Many flowers use insects to transfer pollen from one plant to another. Some flowers attract bees or butterflies. The corpse flower, though, uses carrion beetles and flesh flies. What attracts these pollinators? The color of decaying flesh, putrid scents, and the warm temperature of a freshly dead body. Lovely.
While we humans tend to focus on color, beetles and flies who pollinate the corpse flower may be more attracted to the scent and temperature. Angioy et al. (2004) showed that certain insects have the abilities to “see” temperatures and are attracted to heat. The heat generated by the spadix of the flower is unusual in the plant kingdom. Not many plants expend tons of energy to warm up to around 100 degrees Fahrenheit. Those few that do are called “thermogenic plants.” It’s generally accepted that the heat increases the range of the odors (Barthlott et al. 2009), which is true of course. But wouldn’t all plants benefit by increasing scent ranges? Yet this mechanism is found in plants that only mimic carcasses to attract pollinators – plants like the skunk cabbage and voodoo lily.
While most flowers give their pollinators a reward of some kind (think nectar), the corpse flower seems to just take, take, take. The plant mimics carrion, where pollinators normally lay their eggs, yet gives the pollinators no food or reward. Or could it?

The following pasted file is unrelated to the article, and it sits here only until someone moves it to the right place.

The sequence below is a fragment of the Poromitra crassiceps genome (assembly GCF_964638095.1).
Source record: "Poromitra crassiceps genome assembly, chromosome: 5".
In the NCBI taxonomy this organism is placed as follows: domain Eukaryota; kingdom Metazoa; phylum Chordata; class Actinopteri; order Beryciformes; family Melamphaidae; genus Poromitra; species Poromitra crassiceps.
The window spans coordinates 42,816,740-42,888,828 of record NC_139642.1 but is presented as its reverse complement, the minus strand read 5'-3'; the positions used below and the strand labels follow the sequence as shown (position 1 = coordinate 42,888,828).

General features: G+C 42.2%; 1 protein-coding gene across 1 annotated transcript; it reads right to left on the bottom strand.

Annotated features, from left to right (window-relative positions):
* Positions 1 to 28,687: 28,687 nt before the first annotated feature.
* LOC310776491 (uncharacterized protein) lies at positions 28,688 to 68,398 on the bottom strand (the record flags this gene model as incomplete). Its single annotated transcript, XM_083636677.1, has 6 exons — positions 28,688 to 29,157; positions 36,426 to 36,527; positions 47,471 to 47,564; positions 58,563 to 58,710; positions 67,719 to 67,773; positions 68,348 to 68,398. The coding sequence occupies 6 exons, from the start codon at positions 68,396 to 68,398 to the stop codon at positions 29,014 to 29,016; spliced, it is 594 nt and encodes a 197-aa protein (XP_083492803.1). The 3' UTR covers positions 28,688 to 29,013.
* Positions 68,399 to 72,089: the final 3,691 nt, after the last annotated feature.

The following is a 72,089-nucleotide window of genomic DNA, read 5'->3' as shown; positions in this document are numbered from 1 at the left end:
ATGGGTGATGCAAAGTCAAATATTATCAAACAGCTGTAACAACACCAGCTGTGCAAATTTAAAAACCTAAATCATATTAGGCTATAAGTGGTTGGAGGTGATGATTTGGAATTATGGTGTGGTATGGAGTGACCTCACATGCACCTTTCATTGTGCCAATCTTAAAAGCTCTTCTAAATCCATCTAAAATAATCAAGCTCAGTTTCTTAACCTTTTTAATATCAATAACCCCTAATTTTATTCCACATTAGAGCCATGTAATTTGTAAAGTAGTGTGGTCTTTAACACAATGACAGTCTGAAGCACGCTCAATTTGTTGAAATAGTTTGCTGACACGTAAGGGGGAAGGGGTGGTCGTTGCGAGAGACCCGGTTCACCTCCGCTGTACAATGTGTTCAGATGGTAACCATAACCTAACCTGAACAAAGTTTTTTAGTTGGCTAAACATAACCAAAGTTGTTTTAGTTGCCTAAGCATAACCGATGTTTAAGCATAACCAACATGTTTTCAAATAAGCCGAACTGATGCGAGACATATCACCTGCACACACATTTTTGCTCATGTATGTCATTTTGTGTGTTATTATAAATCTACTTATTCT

I personally found it interesting that the spathe of the corpse flower closed back up after it bloomed. It’s probably protecting the developing fruit. Yet the fruit takes 6-9 months to mature. At the Chicago Botanic Garden, the spathe of their corpse flower wilted after about 3 months, exposing yet unripe fruit. Could the flower serve as protection for the developing carrion beetles? Is there any food supply for those youngsters when they hatch? Or is it just a dead end (pun intended)?
FYI: while other arums smell like corpses too (my personal favorite is the “pig-butt arum”), some species of Amorphophallus smell like bananas or carrots.
- Angioy AM et al. 2004. Function of the heater: the dead horse arum revisited. Proceedings of the Royal Society Biological Sciences. 271(3) S13-15.
- Barthlott W et al. 2009. A torch in the rain forest: thermogenesis of the Titan arum (Amorphophallus titanium). Plant Biology 11. 499-505.
As I’m not an insect, I am attracted to the rich purple color of the flower like leaf-beautiful! I think I saw one of the corpse flowers either at the Chicago Botanic Garden or the Lincoln Park Conservatory. Thanks for capturing this one!
Thanks! We may not be attracted to the smell, but it is an absolutely beautiful inflorescence. Can’t wait to see the fruits as they mature. Thanks for your comment!
A very interesting and informative piece, JM. The illustration is richly coloured and detailed, wonderful!
Thank you! I really appreciate the comment from someone with such a great eye for color, form, and detail. Love your photos.
You are welcome 🙂 And thank you 🙂
Happy 5th Birthday, RedNewt! – RedNewtGallery
The Sedum, the Finch, and the Corpse Flower – RedNewtGallery